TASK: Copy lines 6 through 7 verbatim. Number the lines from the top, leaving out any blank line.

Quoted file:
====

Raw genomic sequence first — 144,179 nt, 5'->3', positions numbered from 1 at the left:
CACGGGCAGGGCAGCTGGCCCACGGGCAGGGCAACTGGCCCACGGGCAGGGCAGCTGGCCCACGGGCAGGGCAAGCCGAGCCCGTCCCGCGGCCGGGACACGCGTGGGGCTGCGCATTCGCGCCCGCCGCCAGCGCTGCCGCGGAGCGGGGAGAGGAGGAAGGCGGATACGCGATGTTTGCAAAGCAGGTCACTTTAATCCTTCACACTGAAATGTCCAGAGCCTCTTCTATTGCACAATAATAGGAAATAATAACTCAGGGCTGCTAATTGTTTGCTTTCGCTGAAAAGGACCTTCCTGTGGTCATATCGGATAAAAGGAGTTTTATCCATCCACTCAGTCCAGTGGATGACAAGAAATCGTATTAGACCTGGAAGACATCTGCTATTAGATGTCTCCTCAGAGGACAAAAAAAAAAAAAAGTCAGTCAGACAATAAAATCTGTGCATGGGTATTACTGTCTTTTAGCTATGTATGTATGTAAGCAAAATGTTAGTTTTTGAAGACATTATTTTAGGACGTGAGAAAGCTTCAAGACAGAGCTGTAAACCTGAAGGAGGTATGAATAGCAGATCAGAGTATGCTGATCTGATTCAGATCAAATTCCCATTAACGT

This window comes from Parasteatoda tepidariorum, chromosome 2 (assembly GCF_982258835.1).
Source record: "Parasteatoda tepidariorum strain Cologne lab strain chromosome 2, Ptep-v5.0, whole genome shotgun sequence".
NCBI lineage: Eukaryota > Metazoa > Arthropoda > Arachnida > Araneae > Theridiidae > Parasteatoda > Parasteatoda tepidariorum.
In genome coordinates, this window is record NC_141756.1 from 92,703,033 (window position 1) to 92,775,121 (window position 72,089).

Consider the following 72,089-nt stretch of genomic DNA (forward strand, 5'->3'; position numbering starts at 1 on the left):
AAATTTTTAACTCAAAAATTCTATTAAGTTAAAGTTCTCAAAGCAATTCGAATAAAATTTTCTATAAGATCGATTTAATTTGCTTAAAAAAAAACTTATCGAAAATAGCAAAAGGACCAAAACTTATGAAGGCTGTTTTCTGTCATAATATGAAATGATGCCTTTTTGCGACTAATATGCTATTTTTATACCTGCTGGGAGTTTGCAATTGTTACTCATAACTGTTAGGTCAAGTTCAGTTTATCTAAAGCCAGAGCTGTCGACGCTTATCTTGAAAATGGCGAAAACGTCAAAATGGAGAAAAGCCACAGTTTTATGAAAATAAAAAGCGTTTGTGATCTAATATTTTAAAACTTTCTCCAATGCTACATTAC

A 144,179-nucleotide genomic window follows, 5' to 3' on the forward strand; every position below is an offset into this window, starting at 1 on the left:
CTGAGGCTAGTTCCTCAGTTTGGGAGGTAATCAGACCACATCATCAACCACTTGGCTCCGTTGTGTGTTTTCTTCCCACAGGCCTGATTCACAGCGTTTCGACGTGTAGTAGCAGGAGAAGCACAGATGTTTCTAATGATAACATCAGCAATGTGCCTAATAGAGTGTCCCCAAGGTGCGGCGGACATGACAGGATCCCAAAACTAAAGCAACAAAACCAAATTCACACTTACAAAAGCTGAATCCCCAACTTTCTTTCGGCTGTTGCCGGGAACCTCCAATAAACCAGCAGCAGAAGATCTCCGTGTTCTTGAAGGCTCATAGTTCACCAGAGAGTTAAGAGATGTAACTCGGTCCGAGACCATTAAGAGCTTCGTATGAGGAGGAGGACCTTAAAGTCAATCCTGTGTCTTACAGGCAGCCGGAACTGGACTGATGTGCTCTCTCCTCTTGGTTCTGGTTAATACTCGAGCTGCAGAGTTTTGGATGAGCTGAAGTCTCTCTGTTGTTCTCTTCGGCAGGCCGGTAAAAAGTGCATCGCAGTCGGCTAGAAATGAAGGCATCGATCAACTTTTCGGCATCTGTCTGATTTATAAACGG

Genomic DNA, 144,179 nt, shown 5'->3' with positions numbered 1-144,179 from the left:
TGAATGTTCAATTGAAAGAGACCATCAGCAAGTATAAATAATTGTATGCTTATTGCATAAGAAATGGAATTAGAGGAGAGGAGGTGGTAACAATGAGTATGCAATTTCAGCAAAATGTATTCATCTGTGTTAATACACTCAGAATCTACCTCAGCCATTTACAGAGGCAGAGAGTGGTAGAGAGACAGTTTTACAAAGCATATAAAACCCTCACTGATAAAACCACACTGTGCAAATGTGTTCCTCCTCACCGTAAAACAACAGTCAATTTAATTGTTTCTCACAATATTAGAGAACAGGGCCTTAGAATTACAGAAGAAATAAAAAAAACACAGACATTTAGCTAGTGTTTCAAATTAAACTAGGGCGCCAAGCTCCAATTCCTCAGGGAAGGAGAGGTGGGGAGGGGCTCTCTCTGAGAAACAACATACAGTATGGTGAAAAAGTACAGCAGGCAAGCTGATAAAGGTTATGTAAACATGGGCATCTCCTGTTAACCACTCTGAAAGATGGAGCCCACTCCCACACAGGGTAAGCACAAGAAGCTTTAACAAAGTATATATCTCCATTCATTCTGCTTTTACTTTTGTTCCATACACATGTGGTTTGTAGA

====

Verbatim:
In genome coordinates, this window is record NC_141756.1 from 92,703,033 (window position 1) to 92,775,121 (window position 72,089).

Consider the following 72,089-nt stretch of genomic DNA (forward strand, 5'->3'; position numbering starts at 1 on the left):